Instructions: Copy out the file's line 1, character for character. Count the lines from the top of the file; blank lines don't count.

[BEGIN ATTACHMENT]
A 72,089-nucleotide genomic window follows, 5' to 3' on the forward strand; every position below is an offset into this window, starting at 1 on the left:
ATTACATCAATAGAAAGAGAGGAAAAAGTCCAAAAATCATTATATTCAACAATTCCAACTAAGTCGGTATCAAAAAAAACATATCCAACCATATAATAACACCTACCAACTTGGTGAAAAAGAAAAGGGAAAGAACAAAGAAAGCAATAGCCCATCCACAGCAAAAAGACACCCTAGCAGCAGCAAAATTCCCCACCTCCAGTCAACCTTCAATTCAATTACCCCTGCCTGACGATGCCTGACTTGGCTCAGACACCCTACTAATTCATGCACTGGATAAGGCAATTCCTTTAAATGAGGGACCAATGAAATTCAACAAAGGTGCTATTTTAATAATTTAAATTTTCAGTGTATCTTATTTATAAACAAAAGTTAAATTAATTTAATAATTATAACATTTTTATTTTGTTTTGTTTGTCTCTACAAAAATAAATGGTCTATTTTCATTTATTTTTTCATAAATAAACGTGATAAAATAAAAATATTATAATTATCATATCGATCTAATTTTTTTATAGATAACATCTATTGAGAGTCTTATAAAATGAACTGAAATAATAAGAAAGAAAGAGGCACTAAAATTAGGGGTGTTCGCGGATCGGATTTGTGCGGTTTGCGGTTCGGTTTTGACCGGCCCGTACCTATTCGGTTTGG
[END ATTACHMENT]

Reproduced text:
A 72,089-nucleotide genomic window follows, 5' to 3' on the forward strand; every position below is an offset into this window, starting at 1 on the left: